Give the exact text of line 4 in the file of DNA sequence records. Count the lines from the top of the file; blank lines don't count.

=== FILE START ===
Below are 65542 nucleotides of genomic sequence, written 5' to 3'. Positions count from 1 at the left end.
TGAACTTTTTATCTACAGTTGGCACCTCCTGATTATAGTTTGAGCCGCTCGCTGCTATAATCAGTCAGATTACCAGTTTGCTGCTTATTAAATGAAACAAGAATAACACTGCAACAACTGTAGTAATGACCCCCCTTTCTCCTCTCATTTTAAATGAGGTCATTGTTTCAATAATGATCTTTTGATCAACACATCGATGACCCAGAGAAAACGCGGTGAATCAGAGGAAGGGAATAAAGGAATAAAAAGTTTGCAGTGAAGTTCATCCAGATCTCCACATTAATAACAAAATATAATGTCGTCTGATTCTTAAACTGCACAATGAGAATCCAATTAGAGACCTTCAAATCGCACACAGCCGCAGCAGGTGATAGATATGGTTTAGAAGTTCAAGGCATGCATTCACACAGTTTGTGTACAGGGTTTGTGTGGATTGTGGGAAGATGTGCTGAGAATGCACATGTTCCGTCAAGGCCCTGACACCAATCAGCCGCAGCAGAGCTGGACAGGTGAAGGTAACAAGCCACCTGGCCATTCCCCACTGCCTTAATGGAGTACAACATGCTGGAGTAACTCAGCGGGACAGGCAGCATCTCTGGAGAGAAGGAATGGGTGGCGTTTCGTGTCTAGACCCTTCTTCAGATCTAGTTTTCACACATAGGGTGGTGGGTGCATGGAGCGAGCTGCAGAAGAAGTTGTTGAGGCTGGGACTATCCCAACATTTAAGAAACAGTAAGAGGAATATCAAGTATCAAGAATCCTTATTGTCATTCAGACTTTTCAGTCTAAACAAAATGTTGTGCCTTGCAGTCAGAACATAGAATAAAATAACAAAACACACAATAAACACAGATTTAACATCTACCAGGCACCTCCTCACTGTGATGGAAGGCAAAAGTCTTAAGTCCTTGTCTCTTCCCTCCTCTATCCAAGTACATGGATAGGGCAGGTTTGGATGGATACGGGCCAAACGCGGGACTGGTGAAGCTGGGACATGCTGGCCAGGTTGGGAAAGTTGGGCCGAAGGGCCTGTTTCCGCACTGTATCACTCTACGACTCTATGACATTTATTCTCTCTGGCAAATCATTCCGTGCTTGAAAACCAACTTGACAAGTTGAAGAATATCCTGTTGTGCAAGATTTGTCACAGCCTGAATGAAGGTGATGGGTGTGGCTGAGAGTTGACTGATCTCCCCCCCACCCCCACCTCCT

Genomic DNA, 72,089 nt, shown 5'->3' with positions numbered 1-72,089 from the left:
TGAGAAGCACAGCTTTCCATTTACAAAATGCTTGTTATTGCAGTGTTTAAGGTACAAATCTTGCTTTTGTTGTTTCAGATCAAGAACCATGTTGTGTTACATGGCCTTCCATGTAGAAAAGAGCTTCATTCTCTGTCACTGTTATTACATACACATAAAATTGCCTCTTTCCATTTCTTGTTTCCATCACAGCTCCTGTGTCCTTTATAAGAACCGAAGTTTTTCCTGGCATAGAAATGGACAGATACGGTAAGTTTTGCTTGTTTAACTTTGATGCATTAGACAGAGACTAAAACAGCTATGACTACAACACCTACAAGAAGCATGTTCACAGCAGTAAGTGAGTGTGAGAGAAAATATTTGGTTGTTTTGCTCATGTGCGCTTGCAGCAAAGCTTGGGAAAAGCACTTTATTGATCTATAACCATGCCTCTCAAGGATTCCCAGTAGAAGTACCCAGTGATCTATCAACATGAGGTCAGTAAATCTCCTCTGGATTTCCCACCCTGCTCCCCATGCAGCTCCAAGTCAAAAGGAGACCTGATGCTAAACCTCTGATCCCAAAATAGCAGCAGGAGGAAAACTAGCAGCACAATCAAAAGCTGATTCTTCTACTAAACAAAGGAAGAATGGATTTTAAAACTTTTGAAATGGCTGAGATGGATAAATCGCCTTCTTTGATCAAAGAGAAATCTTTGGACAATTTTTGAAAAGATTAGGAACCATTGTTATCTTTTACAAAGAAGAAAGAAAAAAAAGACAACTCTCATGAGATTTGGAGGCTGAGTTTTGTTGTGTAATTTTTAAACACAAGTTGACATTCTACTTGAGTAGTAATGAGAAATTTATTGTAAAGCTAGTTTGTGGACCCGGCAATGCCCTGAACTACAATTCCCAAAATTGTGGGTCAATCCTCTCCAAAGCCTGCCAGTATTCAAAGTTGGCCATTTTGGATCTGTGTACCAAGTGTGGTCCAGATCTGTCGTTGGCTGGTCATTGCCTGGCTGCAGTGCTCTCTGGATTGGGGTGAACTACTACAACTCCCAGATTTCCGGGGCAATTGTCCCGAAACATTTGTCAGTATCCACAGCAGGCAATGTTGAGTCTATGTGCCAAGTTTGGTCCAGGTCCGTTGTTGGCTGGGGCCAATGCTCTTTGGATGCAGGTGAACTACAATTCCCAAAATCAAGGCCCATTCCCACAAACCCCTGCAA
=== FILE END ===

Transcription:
TGAGAAGCACAGCTTTCCATTTACAAAATGCTTGTTATTGCAGTGTTTAAGGTACAAATCTTGCTTTTGTTGTTTCAGATCAAGAACCATGTTGTGTTACATGGCCTTCCATGTAGAAAAGAGCTTCATTCTCTGTCACTGTTATTACATACACATAAAATTGCCTCTTTCCATTTCTTGTTTCCATCACAGCTCCTGTGTCCTTTATAAGAACCGAAGTTTTTCCTGGCATAGAAATGGACAGATACGGTAAGTTTTGCTTGTTTAACTTTGATGCATTAGACAGAGACTAAAACAGCTATGACTACAACACCTACAAGAAGCATGTTCACAGCAGTAAGTGAGTGTGAGAGAAAATATTTGGTTGTTTTGCTCATGTGCGCTTGCAGCAAAGCTTGGGAAAAGCACTTTATTGATCTATAACCATGCCTCTCAAGGATTCCCAGTAGAAGTACCCAGTGATCTATCAACATGAGGTCAGTAAATCTCCTCTGGATTTCCCACCCTGCTCCCCATGCAGCTCCAAGTCAAAAGGAGACCTGATGCTAAACCTCTGATCCCAAAATAGCAGCAGGAGGAAAACTAGCAGCACAATCAAAAGCTGATTCTTCTACTAAACAAAGGAAGAATGGATTTTAAAACTTTTGAAATGGCTGAGATGGATAAATCGCCTTCTTTGATCAAAGAGAAATCTTTGGACAATTTTTGAAAAGATTAGGAACCATTGTTATCTTTTACAAAGAAGAAAGAAAAAAAAGACAACTCTCATGAGATTTGGAGGCTGAGTTTTGTTGTGTAATTTTTAAACACAAGTTGACATTCTACTTGAGTAGTAATGAGAAATTTATTGTAAAGCTAGTTTGTGGACCCGGCAATGCCCTGAACTACAATTCCCAAAATTGTGGGTCAATCCTCTCCAAAGCCTGCCAGTATTCAAAGTTGGCCATTTTGGATCTGTGTACCAAGTGTGGTCCAGATCTGTCGTTGGCTGGTCATTGCCTGGCTGCAGTGCTCTCTGGATTGGGGTGAACTACTACAACTCCCAGATTTCCGGGGCAATTGTCCCGAAACATTTGTCAGTATCCACAGCAGGCAATGTTGAGTCTATGTGCCAAGTTTGGTCCAGGTCCGTTGTTGGCTGGGGCCAATGCTCTTTGGATGCAGGTGAACTACAATTCCCAAAATCAAGGCCCATTCCCACAAACCCCTGCAA